All the hype is true, folks: marriage really is the ticket to happiness!
Ok, maybe not the ticket, as in, the only. Let’s go with a ticket. There, that’s better.
But anyway, it’s true! Let me describe my marital bliss. I am wed to the nicest man alive. Really. He doesn’t get mad when I change my mind after already changing my mind, wakes up with the babies so I can sleep in on Saturdays, comes up with lists of things he likes about me whenever I ask him to tell me “nice things” (that one took some training… at first he thought I wanted to hear nice things, so he would give me things like ice cream and Friday nights. I had to awkwardly spell it out for him. Babe, I mean nice things about me, but let’s just call it nice things so I don’t feel so selfish, K?), and he will fetch anything for me without complaining or even so much as sighing heavily when I’m too lazy to get out of bed or get off the couch. He’s really, really nice!
And I’m married to him! Hurray for me! So, instant happiness, right? I guess that’s where the slight hiccup comes. See, marriage isn’t a ticket on the bullet train to happiness. I’d say it’s more like one of those trans-Siberian ones about 100 years ago. It gets there, but it’s, how do you say? Slow.
Slow like this: every single day is an opportunity to experience happiness, but you probably won’t at first because you’re too selfish to see it. Exhibit A: I’m folding the laundry, which I always do, because if I didn’t, no laundry would get folded (I said he was nice, not an excellent laundry-folder!). When I take a freshly-folded pile of undershirts to their spot in the closet, I realize the spot is completely bare. As in, he wouldn’t have had anything to put on under his scrubs tomorrow morning if I hadn’t magically put them there tonight. And here’s the moment. I can think, what a terrible planner! He just expects me to do all the work and doesn’t even let me know it needs to be done! Or I can smile dreamily and think about the Postal Service song about how we’re puzzle pieces made to fit each other perfectly, because obviously he needs a laundry-folder-putter-awayer and that piece is most certainly missing from his puzzle.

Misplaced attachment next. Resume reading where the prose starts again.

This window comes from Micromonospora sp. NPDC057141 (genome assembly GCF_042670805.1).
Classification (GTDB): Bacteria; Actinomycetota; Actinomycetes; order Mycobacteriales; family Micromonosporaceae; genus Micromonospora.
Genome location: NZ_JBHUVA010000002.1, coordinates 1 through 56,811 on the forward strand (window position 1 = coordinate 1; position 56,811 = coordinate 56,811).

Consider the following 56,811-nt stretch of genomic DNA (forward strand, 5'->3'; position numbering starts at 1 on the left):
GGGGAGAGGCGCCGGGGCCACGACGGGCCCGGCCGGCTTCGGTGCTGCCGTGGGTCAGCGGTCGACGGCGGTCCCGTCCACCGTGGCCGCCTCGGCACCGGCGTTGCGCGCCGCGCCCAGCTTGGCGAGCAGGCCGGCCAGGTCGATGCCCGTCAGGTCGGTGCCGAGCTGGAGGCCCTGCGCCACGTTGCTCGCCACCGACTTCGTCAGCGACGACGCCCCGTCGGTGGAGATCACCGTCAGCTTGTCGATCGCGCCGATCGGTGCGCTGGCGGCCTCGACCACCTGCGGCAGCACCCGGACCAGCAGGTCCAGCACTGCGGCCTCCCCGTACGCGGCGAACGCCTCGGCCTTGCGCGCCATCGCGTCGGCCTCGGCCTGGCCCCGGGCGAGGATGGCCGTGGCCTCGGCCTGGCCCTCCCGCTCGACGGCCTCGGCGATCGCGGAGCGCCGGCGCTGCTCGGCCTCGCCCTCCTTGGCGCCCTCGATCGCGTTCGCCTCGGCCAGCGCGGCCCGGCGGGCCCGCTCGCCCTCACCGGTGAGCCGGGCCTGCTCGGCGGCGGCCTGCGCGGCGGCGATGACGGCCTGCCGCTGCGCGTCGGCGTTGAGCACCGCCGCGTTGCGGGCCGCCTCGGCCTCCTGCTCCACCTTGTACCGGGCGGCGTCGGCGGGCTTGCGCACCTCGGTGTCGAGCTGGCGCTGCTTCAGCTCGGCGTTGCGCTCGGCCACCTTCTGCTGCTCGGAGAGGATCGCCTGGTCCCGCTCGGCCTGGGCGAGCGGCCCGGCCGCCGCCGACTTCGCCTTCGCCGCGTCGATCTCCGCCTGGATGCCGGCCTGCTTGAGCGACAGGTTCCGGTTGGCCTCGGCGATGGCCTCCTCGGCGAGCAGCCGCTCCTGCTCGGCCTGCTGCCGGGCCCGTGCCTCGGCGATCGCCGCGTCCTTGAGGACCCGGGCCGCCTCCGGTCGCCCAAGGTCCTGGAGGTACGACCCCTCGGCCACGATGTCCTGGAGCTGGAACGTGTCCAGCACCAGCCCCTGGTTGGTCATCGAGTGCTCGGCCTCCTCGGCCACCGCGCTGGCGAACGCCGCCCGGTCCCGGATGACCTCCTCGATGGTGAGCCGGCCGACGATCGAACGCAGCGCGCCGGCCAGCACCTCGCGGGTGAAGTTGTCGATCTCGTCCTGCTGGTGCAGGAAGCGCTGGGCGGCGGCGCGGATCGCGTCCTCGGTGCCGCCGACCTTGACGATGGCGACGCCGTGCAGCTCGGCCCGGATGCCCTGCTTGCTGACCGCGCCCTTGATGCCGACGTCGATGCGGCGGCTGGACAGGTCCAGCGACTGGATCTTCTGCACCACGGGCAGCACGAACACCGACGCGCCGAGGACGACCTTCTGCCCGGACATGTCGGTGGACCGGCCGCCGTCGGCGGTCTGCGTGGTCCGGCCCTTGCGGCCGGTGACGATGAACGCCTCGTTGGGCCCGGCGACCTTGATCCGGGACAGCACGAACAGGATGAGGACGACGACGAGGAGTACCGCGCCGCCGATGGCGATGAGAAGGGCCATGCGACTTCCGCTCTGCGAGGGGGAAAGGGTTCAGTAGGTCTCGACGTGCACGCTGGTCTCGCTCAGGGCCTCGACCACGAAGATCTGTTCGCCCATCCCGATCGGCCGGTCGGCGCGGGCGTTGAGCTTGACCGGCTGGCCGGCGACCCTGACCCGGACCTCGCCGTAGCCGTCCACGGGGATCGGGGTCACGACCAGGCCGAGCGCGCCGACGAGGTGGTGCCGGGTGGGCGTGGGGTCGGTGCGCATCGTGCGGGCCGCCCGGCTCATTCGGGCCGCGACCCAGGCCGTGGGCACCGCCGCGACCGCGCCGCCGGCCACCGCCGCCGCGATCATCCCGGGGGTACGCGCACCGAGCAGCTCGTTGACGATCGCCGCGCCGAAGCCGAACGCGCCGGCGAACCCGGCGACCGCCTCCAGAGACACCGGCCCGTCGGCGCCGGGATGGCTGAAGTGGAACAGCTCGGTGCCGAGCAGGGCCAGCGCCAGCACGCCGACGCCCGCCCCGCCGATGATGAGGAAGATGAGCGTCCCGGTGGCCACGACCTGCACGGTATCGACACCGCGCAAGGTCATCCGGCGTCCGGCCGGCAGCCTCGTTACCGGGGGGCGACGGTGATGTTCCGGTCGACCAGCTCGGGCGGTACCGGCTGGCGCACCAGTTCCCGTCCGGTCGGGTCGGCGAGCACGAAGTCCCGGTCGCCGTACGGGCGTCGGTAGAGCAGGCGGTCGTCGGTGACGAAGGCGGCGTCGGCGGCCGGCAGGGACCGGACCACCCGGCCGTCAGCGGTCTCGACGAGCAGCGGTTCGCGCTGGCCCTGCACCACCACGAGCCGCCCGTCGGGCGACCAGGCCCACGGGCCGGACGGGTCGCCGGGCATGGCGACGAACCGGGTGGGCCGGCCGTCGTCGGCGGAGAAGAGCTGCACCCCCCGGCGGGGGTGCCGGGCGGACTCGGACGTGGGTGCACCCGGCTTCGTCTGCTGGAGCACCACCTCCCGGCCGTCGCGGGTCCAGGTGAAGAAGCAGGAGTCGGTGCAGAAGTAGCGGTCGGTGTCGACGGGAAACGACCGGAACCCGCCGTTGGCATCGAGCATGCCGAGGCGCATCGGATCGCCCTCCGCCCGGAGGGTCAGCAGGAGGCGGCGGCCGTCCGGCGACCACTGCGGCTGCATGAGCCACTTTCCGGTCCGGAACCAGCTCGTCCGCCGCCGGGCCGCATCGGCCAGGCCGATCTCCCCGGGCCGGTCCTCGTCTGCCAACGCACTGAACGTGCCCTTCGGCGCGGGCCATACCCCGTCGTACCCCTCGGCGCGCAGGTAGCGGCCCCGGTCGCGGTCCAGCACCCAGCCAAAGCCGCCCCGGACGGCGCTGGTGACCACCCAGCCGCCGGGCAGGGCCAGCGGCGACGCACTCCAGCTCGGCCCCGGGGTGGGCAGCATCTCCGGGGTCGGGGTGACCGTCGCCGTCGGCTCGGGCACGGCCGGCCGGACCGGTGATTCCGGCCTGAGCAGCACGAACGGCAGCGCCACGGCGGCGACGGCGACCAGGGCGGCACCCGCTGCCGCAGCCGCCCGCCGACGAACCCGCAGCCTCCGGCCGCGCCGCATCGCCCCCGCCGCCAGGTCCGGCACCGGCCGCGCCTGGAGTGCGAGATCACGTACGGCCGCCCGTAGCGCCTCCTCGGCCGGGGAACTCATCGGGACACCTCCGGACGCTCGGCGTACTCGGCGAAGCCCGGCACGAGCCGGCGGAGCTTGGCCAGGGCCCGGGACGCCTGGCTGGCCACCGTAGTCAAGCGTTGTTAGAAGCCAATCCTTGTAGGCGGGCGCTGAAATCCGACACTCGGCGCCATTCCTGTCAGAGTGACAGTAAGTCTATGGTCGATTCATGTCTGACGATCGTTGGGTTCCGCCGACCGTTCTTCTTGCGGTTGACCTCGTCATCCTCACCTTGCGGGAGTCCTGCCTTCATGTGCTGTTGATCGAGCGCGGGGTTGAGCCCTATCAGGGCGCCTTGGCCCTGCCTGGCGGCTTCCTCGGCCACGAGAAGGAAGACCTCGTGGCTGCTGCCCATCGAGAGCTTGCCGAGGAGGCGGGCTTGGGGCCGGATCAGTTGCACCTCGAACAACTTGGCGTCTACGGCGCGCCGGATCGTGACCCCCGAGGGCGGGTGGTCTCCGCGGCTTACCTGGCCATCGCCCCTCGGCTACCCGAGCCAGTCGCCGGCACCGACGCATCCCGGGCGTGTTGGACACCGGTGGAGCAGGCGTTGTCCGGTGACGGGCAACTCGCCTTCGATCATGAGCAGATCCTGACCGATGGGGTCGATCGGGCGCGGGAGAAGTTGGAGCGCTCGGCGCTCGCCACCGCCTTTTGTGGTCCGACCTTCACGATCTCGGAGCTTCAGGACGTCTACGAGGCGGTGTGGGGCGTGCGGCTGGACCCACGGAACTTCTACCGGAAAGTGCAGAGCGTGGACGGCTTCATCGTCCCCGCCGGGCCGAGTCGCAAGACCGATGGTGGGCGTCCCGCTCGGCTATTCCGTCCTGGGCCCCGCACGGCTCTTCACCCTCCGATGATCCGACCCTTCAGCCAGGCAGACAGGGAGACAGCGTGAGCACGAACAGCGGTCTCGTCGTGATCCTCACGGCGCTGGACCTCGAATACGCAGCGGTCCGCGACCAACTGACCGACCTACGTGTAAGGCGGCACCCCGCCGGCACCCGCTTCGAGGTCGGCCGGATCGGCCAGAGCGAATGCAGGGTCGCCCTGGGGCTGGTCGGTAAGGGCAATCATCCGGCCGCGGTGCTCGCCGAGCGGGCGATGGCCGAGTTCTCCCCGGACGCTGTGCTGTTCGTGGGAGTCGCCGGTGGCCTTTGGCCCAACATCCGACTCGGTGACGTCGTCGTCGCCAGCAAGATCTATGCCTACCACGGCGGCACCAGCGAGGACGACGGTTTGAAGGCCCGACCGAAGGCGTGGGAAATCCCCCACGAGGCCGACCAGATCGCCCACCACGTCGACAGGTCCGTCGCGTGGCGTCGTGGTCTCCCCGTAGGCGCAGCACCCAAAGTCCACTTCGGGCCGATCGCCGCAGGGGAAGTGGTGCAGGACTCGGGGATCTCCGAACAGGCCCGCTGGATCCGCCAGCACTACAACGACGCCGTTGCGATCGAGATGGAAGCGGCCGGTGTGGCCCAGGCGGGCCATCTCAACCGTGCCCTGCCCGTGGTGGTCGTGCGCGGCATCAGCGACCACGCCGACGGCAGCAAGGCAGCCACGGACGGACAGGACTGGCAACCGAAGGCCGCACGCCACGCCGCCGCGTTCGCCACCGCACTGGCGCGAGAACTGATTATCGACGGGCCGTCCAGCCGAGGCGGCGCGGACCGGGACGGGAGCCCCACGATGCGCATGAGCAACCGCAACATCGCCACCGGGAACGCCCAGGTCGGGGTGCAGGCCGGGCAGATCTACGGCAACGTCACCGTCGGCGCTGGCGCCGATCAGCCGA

What really happens is I think both thoughts, but the happiness train requires me to stop the first and throw it away. It’s not allowed there. If it stays, the train suddenly veers in a direction I didn’t set out for, the Land of Discontent. That is a very fun place to go, full of justice and long lists of reasons I’m right and you’re not. But I’ve noticed not a lot of people are smiling there, and even I get tired of it after a while. It isn’t happy. It isn’t kind. It isn’t worth it, at all.
So I trudge back onto my happiness covered wagon (let’s be honest, it’s a hard trip!) and rearrange my thoughts. Instead of focusing on all the ways he isn’t my dreamy ideal of a lifelong love, I train my thoughts another way. I purposely notice when he’s done something kind. I write about it, so I don’t forget (it’s so easy to forget!). I tell him, so I hear my mouth saying the words. And I tell you, because I’m really, really happy to be married to my husband, and telling you makes it even happier. It’s the happiness train, and I’ve got a ticket!